People filling up their shopping carts with raw or cooked soybeans, soy milk, and other non-fermented soybean products do not realize that the isoflavones they contain will not be available to their bodies. Most of the isoflavones in soy products are bound to carbohydrate molecules called glucosides. In this form genistein is actually called genistin. It is fermentation that transforms genistin into genistein. Many products in the U.S. do not distinguish between genistin and genistein on their labels.

    Even with fermented soy foods, a little goes a long way. The nutrients found in miso, tempeh, and natto can be beneficial in the moderate amounts found in the typical Asian diet, but have the potential to do harm in higher amounts. In China and Japan, about an ounce of fermented soy food is eaten on a daily basis.

    When fermented soy foods are used in small amounts they help build the inner ecosystem, providing a wealth of friendly microflora to the intestinal tract that can help with digestion and assimilation of nutrients, and boost immunity.

    Dr. John Lee, author of several books on the health of women, recommended that women wishing to consume soy production eat only miso, tempeh, natto. Tofu can also be eaten provided it is accompanied by fish or some other protein source and some seaweed or kelp to replenish bound minerals. Eating small amounts of these foods will provide the cancer protective effects of genistein without causing the other potential problems of genistein. Dr. Lee recommended avoiding genistein and isoflavone supplements, and soy protein isolates.


    Dr. John Lee, What Your Doctor May Not Tell You About Breast Cancer, Warner Books.

    How Fermenting Takes the Allergy Out of Soy and Other Foods,

    Learn more:

    Sunday, 19 January 2014

    Man Eating Nothing But Potatoes for 2 Months

    by Christopher Wanjek

    Chris Voigt loves his job. And, it seems, he loves potatoes, too. As executive director of the Washington State Potato Commission, Voigt has pledged to eat nothing but potatoes for two months.

    No toppings. No sides. Just the wholesome goodness of 20 potatoes a day to meet his caloric needs, from Oct. 1 to Nov. 29.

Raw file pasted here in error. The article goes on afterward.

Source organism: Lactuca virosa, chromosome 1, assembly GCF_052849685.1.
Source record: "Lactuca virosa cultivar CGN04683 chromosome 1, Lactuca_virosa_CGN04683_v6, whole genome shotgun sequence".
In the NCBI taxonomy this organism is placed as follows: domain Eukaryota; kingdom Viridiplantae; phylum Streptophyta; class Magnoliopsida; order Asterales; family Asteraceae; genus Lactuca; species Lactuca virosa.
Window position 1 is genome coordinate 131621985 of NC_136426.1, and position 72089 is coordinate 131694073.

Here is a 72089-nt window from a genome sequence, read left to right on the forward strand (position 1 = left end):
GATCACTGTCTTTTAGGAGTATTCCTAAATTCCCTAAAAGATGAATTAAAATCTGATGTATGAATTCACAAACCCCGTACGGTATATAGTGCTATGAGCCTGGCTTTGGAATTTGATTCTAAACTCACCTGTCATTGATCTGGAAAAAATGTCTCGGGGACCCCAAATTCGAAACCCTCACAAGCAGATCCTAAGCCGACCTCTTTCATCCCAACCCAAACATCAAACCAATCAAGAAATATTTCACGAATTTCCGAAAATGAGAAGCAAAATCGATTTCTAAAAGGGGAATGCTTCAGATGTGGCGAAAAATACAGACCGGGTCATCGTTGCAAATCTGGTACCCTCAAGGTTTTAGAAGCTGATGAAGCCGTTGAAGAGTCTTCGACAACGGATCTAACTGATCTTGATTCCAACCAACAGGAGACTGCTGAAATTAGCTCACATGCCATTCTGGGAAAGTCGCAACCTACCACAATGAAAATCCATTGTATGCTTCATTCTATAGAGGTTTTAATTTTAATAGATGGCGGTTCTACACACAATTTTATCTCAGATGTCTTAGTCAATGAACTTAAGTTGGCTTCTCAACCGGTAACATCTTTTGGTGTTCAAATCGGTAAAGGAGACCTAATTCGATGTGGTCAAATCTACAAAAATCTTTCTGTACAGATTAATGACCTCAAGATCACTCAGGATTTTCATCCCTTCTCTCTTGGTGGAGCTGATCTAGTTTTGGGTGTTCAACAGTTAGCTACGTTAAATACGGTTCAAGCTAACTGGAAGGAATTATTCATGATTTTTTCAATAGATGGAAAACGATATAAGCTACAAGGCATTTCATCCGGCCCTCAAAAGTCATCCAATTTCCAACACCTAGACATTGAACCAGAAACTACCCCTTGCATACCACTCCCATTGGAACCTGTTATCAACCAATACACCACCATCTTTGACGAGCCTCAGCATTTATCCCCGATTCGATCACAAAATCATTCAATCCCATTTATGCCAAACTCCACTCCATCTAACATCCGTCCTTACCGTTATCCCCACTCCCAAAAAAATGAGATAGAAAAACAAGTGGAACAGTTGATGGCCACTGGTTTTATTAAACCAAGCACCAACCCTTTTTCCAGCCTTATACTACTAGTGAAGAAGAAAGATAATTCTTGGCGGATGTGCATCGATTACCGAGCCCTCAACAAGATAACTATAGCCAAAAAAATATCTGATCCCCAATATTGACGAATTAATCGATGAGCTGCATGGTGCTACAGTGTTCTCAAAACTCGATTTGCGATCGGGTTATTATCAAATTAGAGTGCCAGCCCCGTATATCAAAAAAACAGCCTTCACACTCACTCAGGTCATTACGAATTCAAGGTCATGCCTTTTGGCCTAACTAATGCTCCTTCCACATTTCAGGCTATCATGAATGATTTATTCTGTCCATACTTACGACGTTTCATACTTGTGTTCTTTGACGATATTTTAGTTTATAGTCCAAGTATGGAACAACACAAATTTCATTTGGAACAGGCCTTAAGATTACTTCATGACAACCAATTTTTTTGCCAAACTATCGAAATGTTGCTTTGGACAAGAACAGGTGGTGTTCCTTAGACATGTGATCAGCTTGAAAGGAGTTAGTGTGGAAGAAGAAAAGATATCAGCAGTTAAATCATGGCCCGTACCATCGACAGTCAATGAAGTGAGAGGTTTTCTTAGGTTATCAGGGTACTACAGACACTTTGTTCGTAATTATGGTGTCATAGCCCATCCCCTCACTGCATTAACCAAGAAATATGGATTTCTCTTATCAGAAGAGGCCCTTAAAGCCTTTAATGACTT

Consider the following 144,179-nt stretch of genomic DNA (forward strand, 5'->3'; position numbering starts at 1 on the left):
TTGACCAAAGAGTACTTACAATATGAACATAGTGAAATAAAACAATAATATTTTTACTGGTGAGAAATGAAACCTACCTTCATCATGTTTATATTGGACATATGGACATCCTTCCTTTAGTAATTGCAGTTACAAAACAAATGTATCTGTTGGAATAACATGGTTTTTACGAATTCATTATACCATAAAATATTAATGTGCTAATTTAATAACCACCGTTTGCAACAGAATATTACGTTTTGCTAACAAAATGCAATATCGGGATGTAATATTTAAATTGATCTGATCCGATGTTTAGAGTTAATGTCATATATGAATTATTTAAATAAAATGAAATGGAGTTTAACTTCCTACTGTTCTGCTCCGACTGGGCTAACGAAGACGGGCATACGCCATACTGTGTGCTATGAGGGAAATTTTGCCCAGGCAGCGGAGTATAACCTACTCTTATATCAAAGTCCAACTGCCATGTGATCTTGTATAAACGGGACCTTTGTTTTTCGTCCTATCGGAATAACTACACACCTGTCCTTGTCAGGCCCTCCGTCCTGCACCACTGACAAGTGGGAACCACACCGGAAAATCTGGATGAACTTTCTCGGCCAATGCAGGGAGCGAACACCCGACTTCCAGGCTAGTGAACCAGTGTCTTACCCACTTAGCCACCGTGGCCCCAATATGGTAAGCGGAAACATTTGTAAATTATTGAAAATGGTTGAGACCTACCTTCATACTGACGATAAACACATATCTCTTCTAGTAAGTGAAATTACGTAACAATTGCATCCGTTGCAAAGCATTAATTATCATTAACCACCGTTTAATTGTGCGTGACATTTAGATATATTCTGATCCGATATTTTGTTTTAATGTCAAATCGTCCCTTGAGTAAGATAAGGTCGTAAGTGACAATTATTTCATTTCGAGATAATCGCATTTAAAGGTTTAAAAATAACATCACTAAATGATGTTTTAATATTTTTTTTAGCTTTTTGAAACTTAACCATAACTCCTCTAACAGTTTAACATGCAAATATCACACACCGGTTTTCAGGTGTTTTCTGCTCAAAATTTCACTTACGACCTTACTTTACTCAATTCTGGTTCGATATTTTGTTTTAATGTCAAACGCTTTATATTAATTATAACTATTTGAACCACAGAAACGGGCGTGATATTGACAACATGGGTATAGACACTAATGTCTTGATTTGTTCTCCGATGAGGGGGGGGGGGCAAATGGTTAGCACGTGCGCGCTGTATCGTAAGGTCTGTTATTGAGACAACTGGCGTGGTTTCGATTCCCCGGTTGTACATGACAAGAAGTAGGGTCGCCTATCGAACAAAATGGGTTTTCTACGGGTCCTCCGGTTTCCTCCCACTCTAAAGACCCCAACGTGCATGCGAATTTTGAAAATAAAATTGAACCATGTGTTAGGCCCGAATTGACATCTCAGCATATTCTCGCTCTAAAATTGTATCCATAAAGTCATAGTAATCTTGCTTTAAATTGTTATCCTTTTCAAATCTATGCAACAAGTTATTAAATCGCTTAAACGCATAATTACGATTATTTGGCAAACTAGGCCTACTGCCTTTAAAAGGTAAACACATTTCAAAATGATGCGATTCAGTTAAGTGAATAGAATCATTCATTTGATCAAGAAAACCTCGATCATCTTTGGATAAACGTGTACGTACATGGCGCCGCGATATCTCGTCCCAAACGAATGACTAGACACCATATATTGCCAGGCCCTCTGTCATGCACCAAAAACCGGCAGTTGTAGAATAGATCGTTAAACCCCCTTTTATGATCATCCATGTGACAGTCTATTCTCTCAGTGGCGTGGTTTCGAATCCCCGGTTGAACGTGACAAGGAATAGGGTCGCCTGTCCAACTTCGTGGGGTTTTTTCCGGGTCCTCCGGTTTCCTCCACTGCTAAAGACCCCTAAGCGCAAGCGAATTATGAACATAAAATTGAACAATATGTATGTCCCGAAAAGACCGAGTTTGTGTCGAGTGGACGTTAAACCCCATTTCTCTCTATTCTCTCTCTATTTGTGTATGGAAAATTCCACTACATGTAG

"I want to show the world that the potato is so healthy that you could live off them alone for an extended period of time without any negative impact to your health," Voigt explained on his website.

    You don't get that kind of commitment from the scallion commissioner, that no-good lackey. But to paraphrase the announcer before any Evel Knievel stunt, "Kids, don't try this at home."

    Potatoes or nuts?
    Much research has been conducted on potatoes, and the conclusion drawn by every medical doctor and nutritionist on the planet is that you have to be nuts to think you can live off of potatoes.

    To Voigt's credit, his lighthearted stunt will educate the public about many healthy aspects of the potato: a decent and inexpensive source of vitamin C, vitamin B6, potassium, magnesium and, with the skin left on, dietary fiber.

    Also, low-carb advocates are harsher on the potato than science allows them to be. Some potato varieties, prepared correctly, can be as healthy as the much-lauded whole grains. 

    Voigt didn't enter this diet blindly. He told LiveScience he first consulted with a doctor and dietician to confirm he could go 60 days on just potatoes. You need healthy kidneys to process the excess potassium delivered by 20 potatoes a day. You also need a store of nutrients potatoes lack, such as vitamin A for proper vision, or else exit this diet blindly.
    Potato vs. the world
    The potato's charm is its mediocrity: It is a decent famine food, because it has modest amounts of many nutrients, as opposed to the so-called healthy orange, which just delivers vitamin C and some fiber. The United Nations has promoted the potato as a means to eliminate world hunger.
    The problem is that potatoes have a high glycemic index, a measure of how quickly carbohydrates are absorbed into the bloodstream. Foods with a higher glycemic index — most notoriously, processed foods — are associated with weight gain, insulin resistance and diabetes.

    Potatoes get worse with the typical preparation: mashed and served with butter or gravy, or fried and salted.